Those parents anxiously awaiting CAO course offers for their children this week might have been taken by surprise at the huge number of points(601) required for admission to the Economics and Finance course in UCD.
Observers of financial markets might be even more bemused.
The recent financial headlines may be dominated by gold, negative interest rates, recession worries and trade wars but there is a more worrying financial trend which has been developing over a much longer period.
The following chart is considered by a number of highly experienced market professionals as the most important risk signal in the world today:
Irish readers will have very vivid memories of the 2008-2009 banking crisis. However, flashbacks are about to become more graphic now that Eurozone bank share prices in aggregate are revisiting the catastrophic lows of 2008.
The long-run carnage visited upon European banking shares is quite staggering with prices on average down 84% from levels in the halcyon tiger days of 2007.
Unlike short term foreign exchange moves or gold price spikes, this type of multi-year share price decline is indicative of a structural change in the banking business model and begs the question what will “finance” jobs look like 10 years from now?
Let’s start with 10 working days from now…
As market traders return from the beaches to their desks, and if this daily evaporation of banking equity continues, we can quite quickly expect headlines about Bank A, B or C sounding out market advisors about raising capital.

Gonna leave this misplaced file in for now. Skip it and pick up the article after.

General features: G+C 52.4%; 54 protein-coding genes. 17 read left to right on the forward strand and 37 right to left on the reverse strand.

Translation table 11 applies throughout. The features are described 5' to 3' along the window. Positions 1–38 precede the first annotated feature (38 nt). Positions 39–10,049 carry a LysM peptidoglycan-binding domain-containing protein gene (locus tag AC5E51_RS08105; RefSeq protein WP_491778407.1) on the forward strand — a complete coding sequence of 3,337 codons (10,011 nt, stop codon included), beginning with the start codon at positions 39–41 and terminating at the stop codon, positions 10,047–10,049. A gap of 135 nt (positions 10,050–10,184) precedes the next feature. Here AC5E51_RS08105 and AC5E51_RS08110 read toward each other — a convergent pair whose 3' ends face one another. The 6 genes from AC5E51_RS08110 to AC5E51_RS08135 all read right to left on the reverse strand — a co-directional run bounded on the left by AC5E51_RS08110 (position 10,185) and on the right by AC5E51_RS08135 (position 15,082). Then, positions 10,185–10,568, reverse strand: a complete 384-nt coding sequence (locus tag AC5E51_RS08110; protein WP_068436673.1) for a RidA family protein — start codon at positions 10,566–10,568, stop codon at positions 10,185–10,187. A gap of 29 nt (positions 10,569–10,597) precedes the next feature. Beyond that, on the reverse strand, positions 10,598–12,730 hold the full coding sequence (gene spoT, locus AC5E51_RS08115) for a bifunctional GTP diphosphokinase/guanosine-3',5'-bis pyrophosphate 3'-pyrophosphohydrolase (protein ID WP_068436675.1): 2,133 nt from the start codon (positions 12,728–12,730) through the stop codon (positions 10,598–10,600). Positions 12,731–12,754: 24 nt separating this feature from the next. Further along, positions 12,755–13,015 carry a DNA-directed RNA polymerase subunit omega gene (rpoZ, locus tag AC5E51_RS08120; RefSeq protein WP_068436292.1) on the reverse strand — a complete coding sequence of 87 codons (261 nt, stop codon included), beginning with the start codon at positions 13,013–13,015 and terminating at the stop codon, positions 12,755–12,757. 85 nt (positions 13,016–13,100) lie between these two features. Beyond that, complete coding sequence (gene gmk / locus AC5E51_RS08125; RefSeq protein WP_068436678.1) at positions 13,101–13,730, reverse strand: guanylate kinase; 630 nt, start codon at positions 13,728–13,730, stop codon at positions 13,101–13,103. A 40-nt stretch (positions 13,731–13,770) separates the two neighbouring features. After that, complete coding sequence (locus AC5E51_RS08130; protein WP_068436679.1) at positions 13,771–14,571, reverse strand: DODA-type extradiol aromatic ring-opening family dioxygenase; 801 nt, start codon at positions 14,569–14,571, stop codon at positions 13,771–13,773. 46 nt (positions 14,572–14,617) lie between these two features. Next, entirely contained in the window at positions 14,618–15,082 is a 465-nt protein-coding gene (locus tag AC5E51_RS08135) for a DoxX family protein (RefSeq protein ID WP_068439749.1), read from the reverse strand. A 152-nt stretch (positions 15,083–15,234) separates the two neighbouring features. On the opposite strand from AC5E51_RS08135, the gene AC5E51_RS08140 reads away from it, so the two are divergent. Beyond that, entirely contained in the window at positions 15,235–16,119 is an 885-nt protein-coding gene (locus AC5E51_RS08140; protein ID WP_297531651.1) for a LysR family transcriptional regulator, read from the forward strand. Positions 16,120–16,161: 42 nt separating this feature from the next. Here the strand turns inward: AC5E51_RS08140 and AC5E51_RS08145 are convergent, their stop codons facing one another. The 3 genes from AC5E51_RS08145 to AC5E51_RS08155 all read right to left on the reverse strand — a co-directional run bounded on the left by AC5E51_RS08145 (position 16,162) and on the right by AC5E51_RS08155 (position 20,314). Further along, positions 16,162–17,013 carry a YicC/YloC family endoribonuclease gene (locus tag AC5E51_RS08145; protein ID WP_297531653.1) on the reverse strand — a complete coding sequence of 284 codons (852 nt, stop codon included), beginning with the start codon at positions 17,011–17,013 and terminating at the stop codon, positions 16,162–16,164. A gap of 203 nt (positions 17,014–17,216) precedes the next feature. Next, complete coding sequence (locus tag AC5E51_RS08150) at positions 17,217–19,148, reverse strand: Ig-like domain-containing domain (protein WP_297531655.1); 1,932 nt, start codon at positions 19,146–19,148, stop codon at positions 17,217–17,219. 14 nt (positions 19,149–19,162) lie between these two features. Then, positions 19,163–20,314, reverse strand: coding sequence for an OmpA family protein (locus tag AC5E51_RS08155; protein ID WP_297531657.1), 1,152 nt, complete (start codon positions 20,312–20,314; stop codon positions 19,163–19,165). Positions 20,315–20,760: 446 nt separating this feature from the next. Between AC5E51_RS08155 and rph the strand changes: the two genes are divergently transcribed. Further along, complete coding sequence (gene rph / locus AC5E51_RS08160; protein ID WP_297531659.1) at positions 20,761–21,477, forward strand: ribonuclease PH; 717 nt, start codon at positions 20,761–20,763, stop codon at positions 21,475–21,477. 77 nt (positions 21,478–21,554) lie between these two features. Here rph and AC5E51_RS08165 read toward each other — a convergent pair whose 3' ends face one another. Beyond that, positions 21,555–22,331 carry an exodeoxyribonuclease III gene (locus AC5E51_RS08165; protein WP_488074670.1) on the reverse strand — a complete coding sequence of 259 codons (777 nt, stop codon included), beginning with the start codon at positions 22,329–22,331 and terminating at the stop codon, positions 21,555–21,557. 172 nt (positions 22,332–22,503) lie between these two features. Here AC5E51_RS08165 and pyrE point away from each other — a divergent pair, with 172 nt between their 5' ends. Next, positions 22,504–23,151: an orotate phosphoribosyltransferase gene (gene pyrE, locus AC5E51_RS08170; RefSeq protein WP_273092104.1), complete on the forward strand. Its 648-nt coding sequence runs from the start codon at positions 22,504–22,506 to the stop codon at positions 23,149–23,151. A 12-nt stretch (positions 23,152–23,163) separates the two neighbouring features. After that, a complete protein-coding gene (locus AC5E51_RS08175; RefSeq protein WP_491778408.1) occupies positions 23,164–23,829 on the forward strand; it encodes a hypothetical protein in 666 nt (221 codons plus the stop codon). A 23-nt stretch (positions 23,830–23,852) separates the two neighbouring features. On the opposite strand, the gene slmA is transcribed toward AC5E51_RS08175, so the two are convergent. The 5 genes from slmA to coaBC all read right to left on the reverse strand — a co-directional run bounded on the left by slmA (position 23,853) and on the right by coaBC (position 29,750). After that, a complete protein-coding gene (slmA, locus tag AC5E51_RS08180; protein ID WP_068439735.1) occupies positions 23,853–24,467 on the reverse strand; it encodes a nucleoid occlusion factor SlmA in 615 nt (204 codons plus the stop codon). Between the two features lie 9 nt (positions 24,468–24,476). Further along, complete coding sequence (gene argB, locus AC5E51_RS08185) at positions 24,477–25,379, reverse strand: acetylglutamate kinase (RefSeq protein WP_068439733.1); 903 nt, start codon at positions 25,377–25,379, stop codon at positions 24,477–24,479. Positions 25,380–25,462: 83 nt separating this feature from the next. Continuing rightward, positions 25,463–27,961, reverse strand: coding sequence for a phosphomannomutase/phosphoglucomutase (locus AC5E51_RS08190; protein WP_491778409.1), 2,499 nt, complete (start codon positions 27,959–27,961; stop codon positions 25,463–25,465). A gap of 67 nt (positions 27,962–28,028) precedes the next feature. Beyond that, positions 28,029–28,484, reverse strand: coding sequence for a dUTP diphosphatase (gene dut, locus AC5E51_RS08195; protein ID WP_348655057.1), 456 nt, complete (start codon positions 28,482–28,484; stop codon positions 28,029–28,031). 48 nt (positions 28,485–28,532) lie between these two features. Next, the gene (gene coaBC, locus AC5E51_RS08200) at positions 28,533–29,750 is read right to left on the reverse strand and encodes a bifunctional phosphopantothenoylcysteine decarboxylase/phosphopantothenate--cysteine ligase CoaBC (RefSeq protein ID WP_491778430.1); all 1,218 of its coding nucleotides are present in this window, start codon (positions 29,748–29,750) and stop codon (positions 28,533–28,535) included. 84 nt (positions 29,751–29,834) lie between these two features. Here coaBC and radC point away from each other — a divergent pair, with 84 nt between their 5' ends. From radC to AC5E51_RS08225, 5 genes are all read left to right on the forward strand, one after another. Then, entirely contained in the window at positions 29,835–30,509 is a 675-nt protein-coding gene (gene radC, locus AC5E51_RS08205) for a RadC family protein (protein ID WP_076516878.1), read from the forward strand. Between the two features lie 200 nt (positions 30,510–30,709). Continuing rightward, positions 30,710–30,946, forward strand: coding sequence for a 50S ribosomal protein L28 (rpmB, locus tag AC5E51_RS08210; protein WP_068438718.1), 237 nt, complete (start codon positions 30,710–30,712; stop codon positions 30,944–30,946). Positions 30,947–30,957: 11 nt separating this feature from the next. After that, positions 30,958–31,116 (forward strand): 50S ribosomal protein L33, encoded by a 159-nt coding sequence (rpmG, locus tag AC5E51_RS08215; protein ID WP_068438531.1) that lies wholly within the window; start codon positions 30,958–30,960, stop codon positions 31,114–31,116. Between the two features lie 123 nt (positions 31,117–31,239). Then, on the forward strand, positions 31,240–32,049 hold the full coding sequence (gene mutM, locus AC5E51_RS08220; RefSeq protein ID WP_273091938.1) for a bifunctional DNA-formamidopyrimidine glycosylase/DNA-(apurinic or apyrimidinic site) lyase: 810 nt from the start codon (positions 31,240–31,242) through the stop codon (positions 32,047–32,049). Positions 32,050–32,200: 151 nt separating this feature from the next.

The ugly truth is that European banks with wafer thin equity values will be perceived as having too little capital to support enormous asset bases. And, assets in banking terms means loans.
Think about French mega-bank, BNP, with equity values of €56 billion supporting an asset base of €2.2 trillion. Or how about the German car-crash, Deutsche Bank, with €12 billion equity supporting just the €1.4 trillion of assets.
We are one shock(Brexit?) away from some very panicky banking days.
For those that believe Europe’s banking problems are the result of ultra low or negative interest rates, think again. Low interest rates definitely don’t help profit margins but the major driver of banking zombiedom is the failure of banking authorities and managements to deal with problem loans post the 2008 credit freeze.
This writer, from a previous life on Japanese trading desks, would be keen to remind readers that Japan’s banks really only started to disappear/collapse 10 years after the initial Nikkei collapse in 1989.
For a more graphic reminder of how Japanified the Eurozone banks have become this Reuters chart is rather good at showing how closely Europe’s banks have tracked Japan’s since 2012 and how similarly the market now values both regions’ zombies:
On a more positive note, Irish banks were forced by the ECB/IMF to take a lot of pain in the early days of GFC and, while not out of the woods, are possibly in better shape then many other European banking names.
Of course, a sick European banking system is not good news but, again, on a more positive note the emergence of digital business/financial platforms has democratized finance significantly.
Grads out there, the good news is those economics and finance degrees will more than likely be employed by new types of financial platforms. Who knew five years ago Alipay would have a billion customers?
Furthermore, if the banking system continues to shrink, expect equity crowdfunding platforms to play a much more significant role in funding young businesses.
Business owners should also be paying serious attention to building future “banking” relationships and could do worse than consider trial crowdfunding campaigns as an introduction to same.
So it’s not quite Japocalypse Now….. but keep watching that chart.